Part 1 of 3: Starting a Mobile Design Project

I love publication design.

I love the short timelines, small budgets, and all the elements that have to come together.

I hate a blank canvas—too many possibilities.

But the more restrictions, the more obvious the solution becomes.

And when I do my job well, I can prove it.

I can show my value, because there are measurable results.


More magazines are sold, more readers, more advertisers. Even the velocity of pick up points to the success of the design.

Designing for mobile is a publication designer’s dream.

All the things I love are there:

Short timelines, small budgets, tons of elements and analytics to prove success.

But one thing is even more exciting: the rules haven’t been written yet.

When you go to pick up a book, you don’t have to figure out if it’s horizontal or vertical. You know where the front is, the back, you can flip right to the middle. With mobile, the designer’s job is more necessary.

When mobile started, it was much like web. There were companies that immediately wanted a mobile presence, regardless of the experience. Anyone that could create apps had work. Adobe DPS was a great gateway for print designers comfortable with InDesign. DPS and other platforms allowed designers to create without knowing code.

Suddenly there was a demand for UX specialists, UI experts, Information Architects. The titles intimidated many designers. How could you claim to do UX or UI when you couldn’t articulate the difference? Fancy titles aside, all those positions are trying to do what any good thinking designer does: create the most effective design solutions, in this case, mobile experiences.

It really doesn’t matter if you’re designing for print or web or mobile. The designers that ask the right questions win.

  1. Who is your audience?
  2. What are the desired outcomes?
  3. What are the obstacles?
  4. How can you help users get what they need?

First: Audience. This is the same question you ask when designing for print. Is it for internal folks? External? What tone? Is it a guide, a tool, or meant for marketing?

But unlike print and web, now you need to understand if your audience is digital natives or digital immigrants. Where do they fall on that curve? You need to create a design that is not dumbed down for the digital natives while being super clear and intuitive for the immigrants.

This is the challenge. This is what makes it so fun.

With new “norms” all the time, the trick is to stay up on the ever-changing norms without losing your ability to empathize with digital immigrants?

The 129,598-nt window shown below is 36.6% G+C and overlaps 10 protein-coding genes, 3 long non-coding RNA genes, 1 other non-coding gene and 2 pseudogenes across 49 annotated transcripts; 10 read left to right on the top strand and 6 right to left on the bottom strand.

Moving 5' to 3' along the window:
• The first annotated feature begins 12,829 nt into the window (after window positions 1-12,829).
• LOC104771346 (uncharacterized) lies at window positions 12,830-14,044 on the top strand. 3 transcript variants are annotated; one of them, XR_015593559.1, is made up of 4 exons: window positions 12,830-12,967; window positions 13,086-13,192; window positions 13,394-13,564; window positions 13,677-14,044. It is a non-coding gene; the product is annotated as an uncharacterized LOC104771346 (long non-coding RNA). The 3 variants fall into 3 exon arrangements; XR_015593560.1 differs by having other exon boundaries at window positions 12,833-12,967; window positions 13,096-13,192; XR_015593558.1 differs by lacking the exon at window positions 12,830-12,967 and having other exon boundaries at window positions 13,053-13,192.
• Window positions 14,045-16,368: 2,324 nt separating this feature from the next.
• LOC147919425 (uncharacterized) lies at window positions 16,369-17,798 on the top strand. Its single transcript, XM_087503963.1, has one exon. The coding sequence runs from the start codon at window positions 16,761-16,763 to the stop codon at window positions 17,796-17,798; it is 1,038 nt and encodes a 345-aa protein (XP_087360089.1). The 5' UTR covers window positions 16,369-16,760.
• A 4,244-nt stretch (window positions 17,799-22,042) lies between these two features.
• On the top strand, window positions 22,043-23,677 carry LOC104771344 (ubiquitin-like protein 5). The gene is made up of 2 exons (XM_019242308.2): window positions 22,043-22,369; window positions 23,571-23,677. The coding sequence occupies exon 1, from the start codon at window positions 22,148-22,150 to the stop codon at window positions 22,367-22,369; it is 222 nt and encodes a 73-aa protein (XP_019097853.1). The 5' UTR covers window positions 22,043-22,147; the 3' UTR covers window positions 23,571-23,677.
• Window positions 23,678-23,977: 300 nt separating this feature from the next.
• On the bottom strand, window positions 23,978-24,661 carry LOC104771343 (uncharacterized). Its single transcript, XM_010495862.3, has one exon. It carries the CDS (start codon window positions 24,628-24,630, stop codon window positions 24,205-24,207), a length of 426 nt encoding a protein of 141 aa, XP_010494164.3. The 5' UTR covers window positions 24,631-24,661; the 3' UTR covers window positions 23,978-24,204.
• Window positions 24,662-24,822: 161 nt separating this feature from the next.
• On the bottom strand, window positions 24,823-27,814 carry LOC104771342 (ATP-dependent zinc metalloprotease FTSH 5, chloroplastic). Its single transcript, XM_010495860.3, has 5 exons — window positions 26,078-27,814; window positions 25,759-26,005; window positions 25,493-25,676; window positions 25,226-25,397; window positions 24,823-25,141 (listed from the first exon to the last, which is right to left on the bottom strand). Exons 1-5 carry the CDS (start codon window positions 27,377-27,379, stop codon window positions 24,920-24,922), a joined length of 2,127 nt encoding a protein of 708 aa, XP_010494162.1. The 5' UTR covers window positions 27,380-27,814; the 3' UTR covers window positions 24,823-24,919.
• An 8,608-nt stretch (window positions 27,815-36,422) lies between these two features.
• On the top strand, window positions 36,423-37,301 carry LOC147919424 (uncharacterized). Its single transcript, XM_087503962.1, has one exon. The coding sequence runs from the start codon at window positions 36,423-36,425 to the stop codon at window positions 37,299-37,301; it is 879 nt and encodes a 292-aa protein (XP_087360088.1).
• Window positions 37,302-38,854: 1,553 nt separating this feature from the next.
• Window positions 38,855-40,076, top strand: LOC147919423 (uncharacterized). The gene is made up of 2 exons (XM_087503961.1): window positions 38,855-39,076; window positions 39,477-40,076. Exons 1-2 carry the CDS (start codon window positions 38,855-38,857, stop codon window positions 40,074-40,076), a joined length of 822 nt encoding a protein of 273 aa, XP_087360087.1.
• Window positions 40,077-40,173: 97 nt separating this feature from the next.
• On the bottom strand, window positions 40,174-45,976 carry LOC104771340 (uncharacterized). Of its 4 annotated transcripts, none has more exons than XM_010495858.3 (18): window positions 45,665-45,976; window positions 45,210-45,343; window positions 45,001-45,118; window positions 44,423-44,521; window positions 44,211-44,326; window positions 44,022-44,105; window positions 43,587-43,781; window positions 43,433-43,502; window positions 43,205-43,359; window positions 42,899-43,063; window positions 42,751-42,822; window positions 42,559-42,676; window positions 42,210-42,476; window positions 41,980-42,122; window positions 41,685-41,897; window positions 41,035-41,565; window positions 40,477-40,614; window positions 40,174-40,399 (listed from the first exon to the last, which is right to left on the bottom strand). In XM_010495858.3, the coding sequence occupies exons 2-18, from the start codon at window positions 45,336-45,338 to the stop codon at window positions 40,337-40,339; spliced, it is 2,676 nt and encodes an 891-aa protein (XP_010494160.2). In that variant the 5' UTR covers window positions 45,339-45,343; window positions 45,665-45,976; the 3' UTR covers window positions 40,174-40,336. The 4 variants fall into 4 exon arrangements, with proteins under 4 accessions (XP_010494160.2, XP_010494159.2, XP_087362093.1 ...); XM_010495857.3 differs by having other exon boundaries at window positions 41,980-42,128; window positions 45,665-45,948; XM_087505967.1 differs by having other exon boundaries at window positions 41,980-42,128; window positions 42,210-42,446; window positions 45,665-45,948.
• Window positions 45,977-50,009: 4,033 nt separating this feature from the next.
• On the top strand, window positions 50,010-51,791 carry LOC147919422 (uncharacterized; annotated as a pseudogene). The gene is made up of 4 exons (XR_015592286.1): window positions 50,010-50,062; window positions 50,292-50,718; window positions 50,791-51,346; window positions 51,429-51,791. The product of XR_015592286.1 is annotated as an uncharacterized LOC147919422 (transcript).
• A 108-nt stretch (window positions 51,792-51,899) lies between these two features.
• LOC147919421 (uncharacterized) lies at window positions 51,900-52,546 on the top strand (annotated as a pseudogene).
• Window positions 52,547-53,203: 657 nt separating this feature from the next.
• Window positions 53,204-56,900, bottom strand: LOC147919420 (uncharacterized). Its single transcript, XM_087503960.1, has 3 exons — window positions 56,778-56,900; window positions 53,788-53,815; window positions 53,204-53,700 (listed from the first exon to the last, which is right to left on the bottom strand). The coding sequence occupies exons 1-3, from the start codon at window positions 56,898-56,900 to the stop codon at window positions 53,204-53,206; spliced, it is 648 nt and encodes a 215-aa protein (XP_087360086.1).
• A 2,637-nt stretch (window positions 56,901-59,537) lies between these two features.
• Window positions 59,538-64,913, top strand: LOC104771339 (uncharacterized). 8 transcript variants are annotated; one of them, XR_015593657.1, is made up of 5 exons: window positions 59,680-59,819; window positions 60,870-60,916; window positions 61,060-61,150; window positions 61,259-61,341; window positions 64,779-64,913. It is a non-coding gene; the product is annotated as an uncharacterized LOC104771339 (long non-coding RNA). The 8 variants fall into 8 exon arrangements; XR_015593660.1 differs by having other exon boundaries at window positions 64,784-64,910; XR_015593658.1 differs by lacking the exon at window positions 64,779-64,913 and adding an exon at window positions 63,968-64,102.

Tip: User Testing

When you are first designing for mobile, user testing is a very humbling experience. No matter how obvious you think your design is, users will discover how to navigate in ways that you haven’t factored in. It’s your job to make sure they don’t get lost and are always able to figure out where to go—easily.

What is the Desired Outcome?

What is the goal? Is the app to further the brand? Is it a tool for a salesperson?

Is it a tool to find a piece of information quickly? Or is it meant to be browsed until coming to the topic of interest, then a deep dive? These are very different uses.

What are the Obstacles?

Is the app meant to be used on location, which might be very dark or very bright? Does it need to be used for different audiences, with different needs?

How do you help the users get the content they need?

This is the ongoing tug-of-war between aesthetics and utility. If it were only about appearance, then we’d all be fine artists. The designer’s job is to help the user get what they need. If that doesn’t happen, it doesn’t matter how nice it looks it has failed. And thus, the single most important consideration is the navigation.

The design can’t start until the navigation is figured out.

Kat Topaz headshot

A firm believer that strong design drives readership, extends brands and just plain makes a difference, Kat Topaz has redesigned hundreds of publications nationwide and repositioned countless brands to huge critical, and financial success. At 6D, Kat applies those same principles to the mobile space, working closely with UX and UI teams to design for every type of mobile strategy. With Kat’s large network of clients and ability to attract top tier talent, design is not an afterthought at 6D. It’s a driving force in the mobile experiences we create.